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Fewer people playing Scotland’s national sport

26 Dec 2017

Crop

Just eight per cent of people play football on a monthly basis, despite its reputation as Scotland’s national sport.

Official figures have revealed more people take part in cycling, running and swimming, despite efforts to get more people involved in the Beautiful Game.

The Scottish Household Survey showed, when asked what sport people have taken part in over the past four weeks, just one in 12 said football.

The figures have remained broadly static over the past few years, even though general participation in regular physical activity has risen from 73 per cent to 79 per cent since 2007.

The Scottish Conservatives said more had to be done to encourage people to play football and improve access to facilities in leisure centres.

The survey also revealed that, on a monthly basis, six per cent of people play golf, six per cent play snooker or pool, and two per cent have a game of bowls.

Physical activity is key to reducing rates of obesity in Scotland, which are soaring to their worst ever levels.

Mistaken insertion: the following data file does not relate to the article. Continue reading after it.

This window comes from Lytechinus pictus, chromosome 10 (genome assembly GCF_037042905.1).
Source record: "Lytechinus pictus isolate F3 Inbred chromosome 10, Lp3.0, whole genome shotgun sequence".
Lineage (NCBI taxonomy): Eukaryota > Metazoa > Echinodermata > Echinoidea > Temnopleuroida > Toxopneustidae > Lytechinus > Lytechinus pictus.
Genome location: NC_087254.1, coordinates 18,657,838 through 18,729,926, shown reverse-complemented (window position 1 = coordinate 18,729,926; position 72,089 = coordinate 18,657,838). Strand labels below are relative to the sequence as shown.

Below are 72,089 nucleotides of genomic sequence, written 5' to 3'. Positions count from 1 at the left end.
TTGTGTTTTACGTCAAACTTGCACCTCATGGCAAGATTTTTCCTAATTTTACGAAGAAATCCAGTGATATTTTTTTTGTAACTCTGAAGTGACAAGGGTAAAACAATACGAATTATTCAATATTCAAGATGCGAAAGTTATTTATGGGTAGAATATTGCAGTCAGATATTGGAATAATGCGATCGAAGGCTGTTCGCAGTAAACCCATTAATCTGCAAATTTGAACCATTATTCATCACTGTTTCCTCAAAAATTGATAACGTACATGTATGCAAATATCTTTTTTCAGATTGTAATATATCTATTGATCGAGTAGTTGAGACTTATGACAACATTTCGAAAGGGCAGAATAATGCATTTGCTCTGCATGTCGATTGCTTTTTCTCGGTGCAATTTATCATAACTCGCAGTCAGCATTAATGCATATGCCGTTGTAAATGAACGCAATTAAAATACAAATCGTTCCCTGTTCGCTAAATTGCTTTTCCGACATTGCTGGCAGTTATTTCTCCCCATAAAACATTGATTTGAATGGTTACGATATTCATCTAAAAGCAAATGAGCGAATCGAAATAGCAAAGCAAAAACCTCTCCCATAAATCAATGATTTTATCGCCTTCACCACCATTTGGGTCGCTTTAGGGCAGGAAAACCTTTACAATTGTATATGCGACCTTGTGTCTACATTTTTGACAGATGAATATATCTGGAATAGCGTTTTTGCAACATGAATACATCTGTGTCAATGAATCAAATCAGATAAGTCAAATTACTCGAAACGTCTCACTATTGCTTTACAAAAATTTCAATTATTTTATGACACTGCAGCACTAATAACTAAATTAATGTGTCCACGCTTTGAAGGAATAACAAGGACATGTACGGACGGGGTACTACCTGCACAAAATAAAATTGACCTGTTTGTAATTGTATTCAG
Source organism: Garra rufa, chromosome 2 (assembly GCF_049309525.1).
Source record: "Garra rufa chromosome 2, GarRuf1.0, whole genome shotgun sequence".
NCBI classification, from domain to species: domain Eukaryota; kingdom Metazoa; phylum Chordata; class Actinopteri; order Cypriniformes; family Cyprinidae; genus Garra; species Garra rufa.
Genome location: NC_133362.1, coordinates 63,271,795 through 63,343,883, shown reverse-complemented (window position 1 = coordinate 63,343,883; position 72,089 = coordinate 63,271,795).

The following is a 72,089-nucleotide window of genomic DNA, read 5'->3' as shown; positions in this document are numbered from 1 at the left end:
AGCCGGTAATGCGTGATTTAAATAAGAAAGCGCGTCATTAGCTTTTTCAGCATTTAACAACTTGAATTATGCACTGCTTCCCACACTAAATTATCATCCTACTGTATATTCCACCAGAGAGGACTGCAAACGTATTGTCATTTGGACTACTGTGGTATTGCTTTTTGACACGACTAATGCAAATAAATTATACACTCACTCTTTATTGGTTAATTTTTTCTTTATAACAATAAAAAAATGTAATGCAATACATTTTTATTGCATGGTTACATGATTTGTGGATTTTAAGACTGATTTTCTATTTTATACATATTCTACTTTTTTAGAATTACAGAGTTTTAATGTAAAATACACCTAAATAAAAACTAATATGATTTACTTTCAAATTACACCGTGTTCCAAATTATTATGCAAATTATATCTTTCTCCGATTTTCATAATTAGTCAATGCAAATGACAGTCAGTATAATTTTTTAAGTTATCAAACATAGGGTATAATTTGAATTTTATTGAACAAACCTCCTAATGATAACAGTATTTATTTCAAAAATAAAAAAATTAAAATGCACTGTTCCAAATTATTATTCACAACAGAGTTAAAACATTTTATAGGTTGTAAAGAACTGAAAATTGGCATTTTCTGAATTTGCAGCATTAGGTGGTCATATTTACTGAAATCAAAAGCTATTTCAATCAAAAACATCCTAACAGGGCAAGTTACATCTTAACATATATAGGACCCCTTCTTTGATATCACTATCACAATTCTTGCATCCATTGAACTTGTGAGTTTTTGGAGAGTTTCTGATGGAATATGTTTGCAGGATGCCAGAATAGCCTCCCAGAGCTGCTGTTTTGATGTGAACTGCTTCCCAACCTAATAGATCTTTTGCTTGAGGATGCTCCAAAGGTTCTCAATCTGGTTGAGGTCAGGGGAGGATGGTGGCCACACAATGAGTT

And the party said increasing participation in sport was also key to improving mental health.

Scottish Conservative sport spokesman Brian Whittle said:

“Football is supposed to be Scotland’s national sport, but – for a sport that so many watch, enjoy and talk about – surprisingly few of us seem to have the opportunity to get out there and kick a ball.

“That has to change.

“If we really are to boost levels of physical activity across the board, football should play a key part in that.

“We need to have better, more affordable access to sports facilities for all ages and abilities.

“Even the most basic things like taking down ‘no ball games’ signs and making sure the grass is cut on public pitches would give the public more opportunity to play.

“If more people played on a regular basis, not only would the nation’s health improve, but we could foster new talent for our national team as well.”